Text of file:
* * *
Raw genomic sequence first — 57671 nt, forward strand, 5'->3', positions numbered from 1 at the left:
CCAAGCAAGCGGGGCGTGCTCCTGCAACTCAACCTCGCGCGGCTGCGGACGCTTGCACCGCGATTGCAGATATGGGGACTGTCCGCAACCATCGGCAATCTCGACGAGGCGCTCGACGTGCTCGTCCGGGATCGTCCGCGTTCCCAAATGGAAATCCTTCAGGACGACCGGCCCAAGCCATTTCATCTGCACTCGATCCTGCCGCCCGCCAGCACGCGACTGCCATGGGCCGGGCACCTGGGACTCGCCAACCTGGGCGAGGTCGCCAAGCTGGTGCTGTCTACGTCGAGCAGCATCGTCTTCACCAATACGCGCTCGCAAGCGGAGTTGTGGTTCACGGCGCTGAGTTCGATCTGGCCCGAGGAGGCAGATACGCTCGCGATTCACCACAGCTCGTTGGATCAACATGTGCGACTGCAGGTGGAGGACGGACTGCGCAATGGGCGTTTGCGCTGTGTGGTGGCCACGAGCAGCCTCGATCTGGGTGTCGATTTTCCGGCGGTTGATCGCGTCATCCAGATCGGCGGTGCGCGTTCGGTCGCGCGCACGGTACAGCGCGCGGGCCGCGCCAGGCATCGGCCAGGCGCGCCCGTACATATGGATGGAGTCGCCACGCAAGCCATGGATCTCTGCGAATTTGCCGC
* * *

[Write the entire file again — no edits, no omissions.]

Raw genomic sequence first — 57671 nt, forward strand, 5'->3', positions numbered from 1 at the left:
CCAAGCAAGCGGGGCGTGCTCCTGCAACTCAACCTCGCGCGGCTGCGGACGCTTGCACCGCGATTGCAGATATGGGGACTGTCCGCAACCATCGGCAATCTCGACGAGGCGCTCGACGTGCTCGTCCGGGATCGTCCGCGTTCCCAAATGGAAATCCTTCAGGACGACCGGCCCAAGCCATTTCATCTGCACTCGATCCTGCCGCCCGCCAGCACGCGACTGCCATGGGCCGGGCACCTGGGACTCGCCAACCTGGGCGAGGTCGCCAAGCTGGTGCTGTCTACGTCGAGCAGCATCGTCTTCACCAATACGCGCTCGCAAGCGGAGTTGTGGTTCACGGCGCTGAGTTCGATCTGGCCCGAGGAGGCAGATACGCTCGCGATTCACCACAGCTCGTTGGATCAACATGTGCGACTGCAGGTGGAGGACGGACTGCGCAATGGGCGTTTGCGCTGTGTGGTGGCCACGAGCAGCCTCGATCTGGGTGTCGATTTTCCGGCGGTTGATCGCGTCATCCAGATCGGCGGTGCGCGTTCGGTCGCGCGCACGGTACAGCGCGCGGGCCGCGCCAGGCATCGGCCAGGCGCGCCCGTACATATGGATGGAGTCGCCACGCAAGCCATGGATCTCTGCGAATTTGCCGC